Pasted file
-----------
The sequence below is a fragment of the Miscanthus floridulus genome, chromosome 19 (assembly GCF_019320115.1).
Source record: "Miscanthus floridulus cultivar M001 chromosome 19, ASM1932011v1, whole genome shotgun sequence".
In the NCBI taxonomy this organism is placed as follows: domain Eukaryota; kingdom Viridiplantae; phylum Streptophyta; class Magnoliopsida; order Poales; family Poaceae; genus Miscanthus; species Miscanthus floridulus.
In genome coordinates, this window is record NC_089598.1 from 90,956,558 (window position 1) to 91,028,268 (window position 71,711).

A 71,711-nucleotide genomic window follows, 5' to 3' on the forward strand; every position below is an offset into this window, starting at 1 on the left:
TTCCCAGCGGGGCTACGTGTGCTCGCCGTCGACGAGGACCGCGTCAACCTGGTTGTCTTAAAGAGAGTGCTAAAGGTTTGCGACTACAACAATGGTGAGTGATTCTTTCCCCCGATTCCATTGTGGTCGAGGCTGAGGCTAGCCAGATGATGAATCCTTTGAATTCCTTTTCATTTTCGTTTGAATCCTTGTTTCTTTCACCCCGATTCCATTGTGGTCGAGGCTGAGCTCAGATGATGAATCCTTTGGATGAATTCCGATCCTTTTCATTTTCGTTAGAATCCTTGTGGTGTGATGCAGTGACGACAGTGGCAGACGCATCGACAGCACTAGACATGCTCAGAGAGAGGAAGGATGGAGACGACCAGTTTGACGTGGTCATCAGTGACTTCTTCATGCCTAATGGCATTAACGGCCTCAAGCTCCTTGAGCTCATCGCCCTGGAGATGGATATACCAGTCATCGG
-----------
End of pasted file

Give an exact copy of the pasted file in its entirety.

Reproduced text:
The sequence below is a fragment of the Miscanthus floridulus genome, chromosome 19 (assembly GCF_019320115.1).
Source record: "Miscanthus floridulus cultivar M001 chromosome 19, ASM1932011v1, whole genome shotgun sequence".
In the NCBI taxonomy this organism is placed as follows: domain Eukaryota; kingdom Viridiplantae; phylum Streptophyta; class Magnoliopsida; order Poales; family Poaceae; genus Miscanthus; species Miscanthus floridulus.
In genome coordinates, this window is record NC_089598.1 from 90,956,558 (window position 1) to 91,028,268 (window position 71,711).

A 71,711-nucleotide genomic window follows, 5' to 3' on the forward strand; every position below is an offset into this window, starting at 1 on the left:
TTCCCAGCGGGGCTACGTGTGCTCGCCGTCGACGAGGACCGCGTCAACCTGGTTGTCTTAAAGAGAGTGCTAAAGGTTTGCGACTACAACAATGGTGAGTGATTCTTTCCCCCGATTCCATTGTGGTCGAGGCTGAGGCTAGCCAGATGATGAATCCTTTGAATTCCTTTTCATTTTCGTTTGAATCCTTGTTTCTTTCACCCCGATTCCATTGTGGTCGAGGCTGAGCTCAGATGATGAATCCTTTGGATGAATTCCGATCCTTTTCATTTTCGTTAGAATCCTTGTGGTGTGATGCAGTGACGACAGTGGCAGACGCATCGACAGCACTAGACATGCTCAGAGAGAGGAAGGATGGAGACGACCAGTTTGACGTGGTCATCAGTGACTTCTTCATGCCTAATGGCATTAACGGCCTCAAGCTCCTTGAGCTCATCGCCCTGGAGATGGATATACCAGTCATCGG